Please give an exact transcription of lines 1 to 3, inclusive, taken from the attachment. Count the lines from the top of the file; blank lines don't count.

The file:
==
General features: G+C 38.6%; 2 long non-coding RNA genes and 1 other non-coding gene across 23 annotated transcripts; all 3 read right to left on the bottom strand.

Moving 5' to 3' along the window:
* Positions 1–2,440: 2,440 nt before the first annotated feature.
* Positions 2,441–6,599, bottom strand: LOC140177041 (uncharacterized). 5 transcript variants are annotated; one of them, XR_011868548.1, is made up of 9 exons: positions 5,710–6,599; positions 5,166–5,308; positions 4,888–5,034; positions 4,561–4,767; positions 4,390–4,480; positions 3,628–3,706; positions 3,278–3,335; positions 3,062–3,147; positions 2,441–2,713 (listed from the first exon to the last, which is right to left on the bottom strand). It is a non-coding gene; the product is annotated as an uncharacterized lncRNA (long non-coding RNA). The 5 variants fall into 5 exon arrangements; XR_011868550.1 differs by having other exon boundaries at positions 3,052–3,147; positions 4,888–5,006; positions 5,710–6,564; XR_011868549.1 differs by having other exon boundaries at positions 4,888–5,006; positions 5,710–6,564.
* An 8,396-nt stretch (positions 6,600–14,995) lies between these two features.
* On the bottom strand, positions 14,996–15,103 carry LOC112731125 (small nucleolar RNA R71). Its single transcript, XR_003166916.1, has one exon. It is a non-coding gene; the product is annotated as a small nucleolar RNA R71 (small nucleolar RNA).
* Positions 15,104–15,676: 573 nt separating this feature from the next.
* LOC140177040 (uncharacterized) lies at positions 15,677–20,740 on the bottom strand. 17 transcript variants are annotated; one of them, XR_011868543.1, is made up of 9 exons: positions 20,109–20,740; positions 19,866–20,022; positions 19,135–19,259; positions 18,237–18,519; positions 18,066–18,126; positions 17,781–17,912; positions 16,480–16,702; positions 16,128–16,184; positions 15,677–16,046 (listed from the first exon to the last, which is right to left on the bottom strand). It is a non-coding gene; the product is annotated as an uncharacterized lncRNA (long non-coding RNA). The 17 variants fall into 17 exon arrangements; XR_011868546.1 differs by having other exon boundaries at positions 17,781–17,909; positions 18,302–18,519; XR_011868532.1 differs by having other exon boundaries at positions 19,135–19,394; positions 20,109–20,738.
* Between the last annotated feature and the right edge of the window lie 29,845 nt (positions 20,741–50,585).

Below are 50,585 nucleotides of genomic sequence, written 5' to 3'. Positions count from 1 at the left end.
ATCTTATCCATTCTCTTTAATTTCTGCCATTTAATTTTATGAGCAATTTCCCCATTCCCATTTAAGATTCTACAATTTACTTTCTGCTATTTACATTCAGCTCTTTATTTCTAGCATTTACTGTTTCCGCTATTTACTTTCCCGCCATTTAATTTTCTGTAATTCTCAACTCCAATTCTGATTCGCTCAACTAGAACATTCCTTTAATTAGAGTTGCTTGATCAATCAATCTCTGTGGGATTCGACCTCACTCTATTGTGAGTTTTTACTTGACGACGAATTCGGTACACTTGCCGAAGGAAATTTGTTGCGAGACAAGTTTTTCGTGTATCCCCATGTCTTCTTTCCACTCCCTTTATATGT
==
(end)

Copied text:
General features: G+C 38.6%; 2 long non-coding RNA genes and 1 other non-coding gene across 23 annotated transcripts; all 3 read right to left on the bottom strand.

Moving 5' to 3' along the window:
* Positions 1–2,440: 2,440 nt before the first annotated feature.